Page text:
Does social support moderate between job autonomy and job satisfaction?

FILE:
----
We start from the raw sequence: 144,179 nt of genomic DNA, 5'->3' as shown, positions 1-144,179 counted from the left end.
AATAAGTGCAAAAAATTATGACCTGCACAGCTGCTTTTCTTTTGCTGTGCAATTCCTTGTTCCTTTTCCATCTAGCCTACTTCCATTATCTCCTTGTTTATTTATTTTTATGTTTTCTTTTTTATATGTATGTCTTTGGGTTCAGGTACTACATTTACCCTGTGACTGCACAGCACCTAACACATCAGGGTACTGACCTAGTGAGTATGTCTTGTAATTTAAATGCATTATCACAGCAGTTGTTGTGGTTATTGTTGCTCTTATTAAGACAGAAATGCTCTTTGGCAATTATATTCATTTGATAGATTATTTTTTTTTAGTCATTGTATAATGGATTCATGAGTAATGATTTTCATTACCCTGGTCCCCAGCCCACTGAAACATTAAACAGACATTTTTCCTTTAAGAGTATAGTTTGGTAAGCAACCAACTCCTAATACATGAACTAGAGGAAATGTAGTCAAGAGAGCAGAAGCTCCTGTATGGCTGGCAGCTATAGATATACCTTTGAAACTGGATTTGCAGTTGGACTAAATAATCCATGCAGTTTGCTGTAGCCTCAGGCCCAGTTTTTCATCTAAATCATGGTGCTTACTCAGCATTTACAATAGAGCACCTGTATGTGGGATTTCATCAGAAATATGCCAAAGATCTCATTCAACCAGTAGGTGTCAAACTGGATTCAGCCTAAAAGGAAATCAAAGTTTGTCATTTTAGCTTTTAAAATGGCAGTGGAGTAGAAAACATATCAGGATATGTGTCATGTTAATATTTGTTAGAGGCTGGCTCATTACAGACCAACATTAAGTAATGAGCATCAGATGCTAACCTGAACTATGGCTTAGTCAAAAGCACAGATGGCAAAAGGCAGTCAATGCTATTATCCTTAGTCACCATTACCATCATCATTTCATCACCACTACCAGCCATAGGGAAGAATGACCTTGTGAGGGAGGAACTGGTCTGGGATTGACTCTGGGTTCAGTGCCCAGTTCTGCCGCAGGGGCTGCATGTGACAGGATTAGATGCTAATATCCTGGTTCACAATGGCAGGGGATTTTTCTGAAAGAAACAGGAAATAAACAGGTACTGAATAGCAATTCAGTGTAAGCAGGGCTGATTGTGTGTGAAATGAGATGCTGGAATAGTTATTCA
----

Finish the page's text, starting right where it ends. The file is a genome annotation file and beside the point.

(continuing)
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The success of the future for South African organisations relies heavily on its leadership, rather than on its management. Transformational leadership is critical to modem business, especially within the South African context. Transformational leadership is essentially about instilling a sense of purpose. in those who are led, and encouraging commitment by empowering employees through growth and development. This enables employees the opportunity to adapt and grow within organizations. The leader promotes change by creating a motivational climate which enhances growth, development, commitment, goal achievement and enjoyment. In order to facilitate the requirements of such an environment the employee needs social support that would enable job autonomy and ultimately job satisfaction. The objective of this study was to investigate the moderating effect of social support between job autonomy and job satisfaction, and to see if job satisfaction of employees in a large banking group can be predicted by their experience of job autonomy and social support in the workplace. The study was conducted within one of South Africa's leading financial institutions. In order to achieve the study objectives, data was collected from a sample (n=178) which consisted of employees ranging from junior management (CIT levels) to middle management (MIP levels). Descriptive and inferential statistics were used to analyse the data. Stepwise multiple regression analyses were carried out to determine whether the independent variables hold any predictive value regarding the dependent variable (job satisfaction). The results of the multiple regression revealed that gender had no effect in predicting participants' job satisfaction, indicating that effects for the other variables may operate similarly for males and females. It was found that participants' experience of autonomy, and the support they receive from colleagues are important in predicting their experiences of job satisfaction. However, the moderating effect of social support (from either colleagues or supervisor), was not supported in this research. This finding indicates that social support does not play a role in the translation of the experience of autonomy in job satisfaction. Further research into the moderating effects of social support between job autonomy and job satisfaction is warranted.